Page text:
ngNOG Workshop Structure

TRACK:- System Administration (SA)

Overall objective: After attending this track, participants should be able to;

1. Choose the Operating System (OS) which suits current needs
2. Have an awareness of the job specifics of a Systems Administrator
3. Install a UNIX server
4. Describe the boot process
5. Perform system Administration tasks
6. Describe server-client computing services
7. Know TCP/IP fundamentals

Who should attend: Aspiring Systems Administrators and Technical staff who are now providing Internet Services, or those who will be involved in the establishment and/or provisioning of basic internet services over a Local or Wide Area Network.

Prerequisites: Experience in managing PCs and installing software (such as installing the 'Windows' operating system), but not necessarily Unix. Some prior Unix/Linux experience would be of great benefit. Basic computer hardware knowledge.

Training is hands-on in a well-equipped computer laboratory. All software installation on these machines will be performed by the students themselves.

The topics are expected to include:

  • Overview of Linux & Windows as Server OSs
  • Comparison and Capabilities
  • System Administration job specifics
  • Installation of a Unix Server
  • Description of the Boot Process
  • Introduction to Unix CLi
  • User Account Management
  • System Resources Management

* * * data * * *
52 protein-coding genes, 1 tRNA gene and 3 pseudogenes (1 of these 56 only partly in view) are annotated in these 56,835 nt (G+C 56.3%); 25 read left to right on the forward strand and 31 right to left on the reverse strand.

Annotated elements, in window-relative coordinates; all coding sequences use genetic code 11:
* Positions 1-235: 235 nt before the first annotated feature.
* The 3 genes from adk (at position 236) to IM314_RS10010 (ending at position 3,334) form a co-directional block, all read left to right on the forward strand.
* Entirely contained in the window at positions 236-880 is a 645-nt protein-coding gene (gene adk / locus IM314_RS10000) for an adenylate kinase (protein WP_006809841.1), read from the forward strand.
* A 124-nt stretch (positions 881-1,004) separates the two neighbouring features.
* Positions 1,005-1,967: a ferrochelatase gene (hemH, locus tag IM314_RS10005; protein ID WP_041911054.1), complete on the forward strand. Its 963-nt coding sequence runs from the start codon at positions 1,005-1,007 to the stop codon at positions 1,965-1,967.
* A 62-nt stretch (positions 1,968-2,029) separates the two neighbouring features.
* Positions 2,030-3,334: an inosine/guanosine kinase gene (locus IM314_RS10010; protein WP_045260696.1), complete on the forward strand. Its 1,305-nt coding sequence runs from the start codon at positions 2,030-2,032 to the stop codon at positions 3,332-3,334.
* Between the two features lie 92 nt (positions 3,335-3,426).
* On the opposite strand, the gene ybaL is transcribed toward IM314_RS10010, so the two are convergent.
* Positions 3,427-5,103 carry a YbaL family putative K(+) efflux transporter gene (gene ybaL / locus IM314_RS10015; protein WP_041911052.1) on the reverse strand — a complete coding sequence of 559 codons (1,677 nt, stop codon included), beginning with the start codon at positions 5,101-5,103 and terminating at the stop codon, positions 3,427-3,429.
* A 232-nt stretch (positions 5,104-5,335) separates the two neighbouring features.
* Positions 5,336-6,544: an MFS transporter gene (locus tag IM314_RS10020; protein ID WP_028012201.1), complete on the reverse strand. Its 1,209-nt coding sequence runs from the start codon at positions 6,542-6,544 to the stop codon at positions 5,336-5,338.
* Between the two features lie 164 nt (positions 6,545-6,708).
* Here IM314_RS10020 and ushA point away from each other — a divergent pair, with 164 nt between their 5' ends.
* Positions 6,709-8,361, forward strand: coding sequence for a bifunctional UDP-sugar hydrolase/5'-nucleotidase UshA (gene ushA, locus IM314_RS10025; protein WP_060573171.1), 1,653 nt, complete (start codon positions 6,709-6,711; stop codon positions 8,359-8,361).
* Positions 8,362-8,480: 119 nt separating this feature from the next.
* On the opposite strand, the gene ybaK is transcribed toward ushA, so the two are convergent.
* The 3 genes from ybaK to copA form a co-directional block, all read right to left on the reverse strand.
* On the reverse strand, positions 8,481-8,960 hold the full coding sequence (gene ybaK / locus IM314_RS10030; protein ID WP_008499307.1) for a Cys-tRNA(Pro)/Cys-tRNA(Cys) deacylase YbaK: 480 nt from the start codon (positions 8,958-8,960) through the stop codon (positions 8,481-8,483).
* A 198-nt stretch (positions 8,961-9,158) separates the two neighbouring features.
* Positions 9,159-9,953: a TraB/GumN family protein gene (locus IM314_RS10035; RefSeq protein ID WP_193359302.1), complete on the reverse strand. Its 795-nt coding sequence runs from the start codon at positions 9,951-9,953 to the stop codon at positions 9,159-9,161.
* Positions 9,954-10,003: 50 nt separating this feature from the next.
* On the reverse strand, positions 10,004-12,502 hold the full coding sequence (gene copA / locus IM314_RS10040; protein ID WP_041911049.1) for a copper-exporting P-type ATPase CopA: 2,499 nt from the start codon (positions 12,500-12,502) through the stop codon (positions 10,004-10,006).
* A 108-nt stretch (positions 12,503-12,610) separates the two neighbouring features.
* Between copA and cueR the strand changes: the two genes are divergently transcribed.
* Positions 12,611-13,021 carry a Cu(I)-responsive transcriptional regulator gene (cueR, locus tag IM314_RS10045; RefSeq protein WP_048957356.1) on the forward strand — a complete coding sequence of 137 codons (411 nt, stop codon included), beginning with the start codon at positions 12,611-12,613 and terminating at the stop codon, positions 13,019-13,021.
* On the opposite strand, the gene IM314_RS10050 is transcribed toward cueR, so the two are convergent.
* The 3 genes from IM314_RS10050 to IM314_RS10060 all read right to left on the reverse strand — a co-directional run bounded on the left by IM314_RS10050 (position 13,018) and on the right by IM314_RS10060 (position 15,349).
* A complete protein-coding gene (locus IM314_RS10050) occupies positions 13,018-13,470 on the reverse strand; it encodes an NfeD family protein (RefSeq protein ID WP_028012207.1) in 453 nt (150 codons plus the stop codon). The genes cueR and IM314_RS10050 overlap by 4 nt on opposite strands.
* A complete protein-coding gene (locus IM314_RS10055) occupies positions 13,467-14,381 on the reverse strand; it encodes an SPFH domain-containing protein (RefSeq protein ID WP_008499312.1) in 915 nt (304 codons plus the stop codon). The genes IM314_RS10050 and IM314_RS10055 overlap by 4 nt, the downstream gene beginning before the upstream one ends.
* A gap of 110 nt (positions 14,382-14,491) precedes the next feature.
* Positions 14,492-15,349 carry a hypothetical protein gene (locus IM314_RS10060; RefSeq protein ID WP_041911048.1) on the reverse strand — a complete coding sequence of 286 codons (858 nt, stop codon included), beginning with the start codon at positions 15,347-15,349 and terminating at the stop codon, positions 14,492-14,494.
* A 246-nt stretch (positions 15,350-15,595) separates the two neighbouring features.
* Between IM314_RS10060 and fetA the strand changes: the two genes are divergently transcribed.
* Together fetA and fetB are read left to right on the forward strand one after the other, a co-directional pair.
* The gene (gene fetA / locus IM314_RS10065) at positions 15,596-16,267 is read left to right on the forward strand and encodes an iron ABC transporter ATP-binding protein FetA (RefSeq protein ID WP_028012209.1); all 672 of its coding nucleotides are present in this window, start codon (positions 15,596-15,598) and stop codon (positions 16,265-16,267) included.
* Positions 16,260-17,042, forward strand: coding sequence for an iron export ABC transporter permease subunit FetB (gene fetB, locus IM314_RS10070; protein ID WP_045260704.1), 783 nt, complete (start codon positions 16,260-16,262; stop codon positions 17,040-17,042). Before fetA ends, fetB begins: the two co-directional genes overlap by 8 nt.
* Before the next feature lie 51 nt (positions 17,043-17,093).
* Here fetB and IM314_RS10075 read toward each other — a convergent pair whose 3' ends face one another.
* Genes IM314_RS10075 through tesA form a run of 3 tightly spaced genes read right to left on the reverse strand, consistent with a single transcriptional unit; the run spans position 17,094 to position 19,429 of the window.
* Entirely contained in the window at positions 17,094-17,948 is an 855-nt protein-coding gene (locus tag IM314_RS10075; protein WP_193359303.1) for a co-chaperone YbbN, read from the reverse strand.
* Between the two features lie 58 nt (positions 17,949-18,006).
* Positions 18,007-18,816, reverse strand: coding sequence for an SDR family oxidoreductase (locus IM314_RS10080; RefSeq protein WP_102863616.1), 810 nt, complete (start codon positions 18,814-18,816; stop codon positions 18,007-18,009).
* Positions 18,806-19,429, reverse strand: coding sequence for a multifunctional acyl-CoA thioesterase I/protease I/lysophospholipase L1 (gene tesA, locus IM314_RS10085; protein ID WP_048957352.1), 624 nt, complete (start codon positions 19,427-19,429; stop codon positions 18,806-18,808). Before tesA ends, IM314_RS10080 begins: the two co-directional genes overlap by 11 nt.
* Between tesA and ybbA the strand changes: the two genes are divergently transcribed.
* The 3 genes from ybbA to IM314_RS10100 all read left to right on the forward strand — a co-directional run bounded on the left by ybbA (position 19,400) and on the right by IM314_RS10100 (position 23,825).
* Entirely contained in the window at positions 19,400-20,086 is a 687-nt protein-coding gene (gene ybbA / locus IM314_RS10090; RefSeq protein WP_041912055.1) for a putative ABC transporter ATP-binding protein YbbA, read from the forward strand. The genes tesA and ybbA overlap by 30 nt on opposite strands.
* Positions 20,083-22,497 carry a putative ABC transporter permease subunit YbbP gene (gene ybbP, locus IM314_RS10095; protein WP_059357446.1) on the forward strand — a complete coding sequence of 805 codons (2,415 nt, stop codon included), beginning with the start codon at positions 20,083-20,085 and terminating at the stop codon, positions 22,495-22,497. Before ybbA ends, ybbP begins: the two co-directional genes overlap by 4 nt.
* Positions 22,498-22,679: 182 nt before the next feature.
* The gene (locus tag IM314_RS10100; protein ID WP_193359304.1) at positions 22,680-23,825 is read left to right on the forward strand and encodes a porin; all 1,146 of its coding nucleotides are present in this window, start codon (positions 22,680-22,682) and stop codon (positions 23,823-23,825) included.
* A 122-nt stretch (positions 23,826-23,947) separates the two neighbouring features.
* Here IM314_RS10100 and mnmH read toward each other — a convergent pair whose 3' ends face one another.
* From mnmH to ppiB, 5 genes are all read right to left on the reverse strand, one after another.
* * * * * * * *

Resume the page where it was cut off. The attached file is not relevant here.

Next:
• Network File Management
  • Shell scripting and system automation
  • Identification of services, daemons and ports
  • Basic network service troubleshooting
  • IP Addressing 101
  • DHCP 101
  • Basic TCP/IP configuration and troubleshooting

NOTE: There may be time to cover other topics, either during the main programme or in the evenings, and applicants are encouraged to indicate on their application what other areas would be of interest to them.

TRACK: Internet Services

Overall objective: After attending this track, participants should be able to;

  • Setup DNS services
  • Setup DHCP services
  • Setup mail services
  • Setup web services
  • Setup IM services
  • Setup AAA services(RADIUS, LDAP, SASL,AD)
  • Setup and manage gateway security (firewalls, Intrusion Detection and Prevention, UTM)
  • Carry out Service monitoring

Who should attend: System Administrators, Application Developers and Programmers

Prerequisites: Experience with installing and administering some version of Unix/Linux, installing software packages, extracting information from 'man' pages, creating configuration files etc. Those who are not fully comfortable with Unix would most likely find the Unix System Administration track more appropriate.

Training is hands-on in a well-equipped computer laboratory, making use of practical exercises to apply the techniques learned.

The topics are expected to include:

  • Overview of DNS-Essential Theory
  • Installing, configuring and troubleshoooting BIND
  • Installing, configuring and troubleshooting a DHCP Server
  • Installing, configuring and troubleshooting a server with local MTA (Exim)
  • Installing, configuring and troubleshooting Mail Retrieval System (RoundCube, Courier-IMAPD, POP3)
  • Installing, configuring and troubleshooting Apache2 with virtual hosting
  • Installing, configuring and troubleshoooting electronic libraries, eLearning platforms, collaboration tools
  • The case of a central authorization server
  • Firewall and DMZ deployment scnearios
  • Daemon tools for supervision
  • Interpreting and managing logs

The operating system to be used will be FreeBSD, but a summary of the differences compared to other common Unix/Linux platforms will be provided.

Applicants should indicate clearly what version(s) of Unix/Linux they currently administer.

TRACK: Internet Infrastructure (II)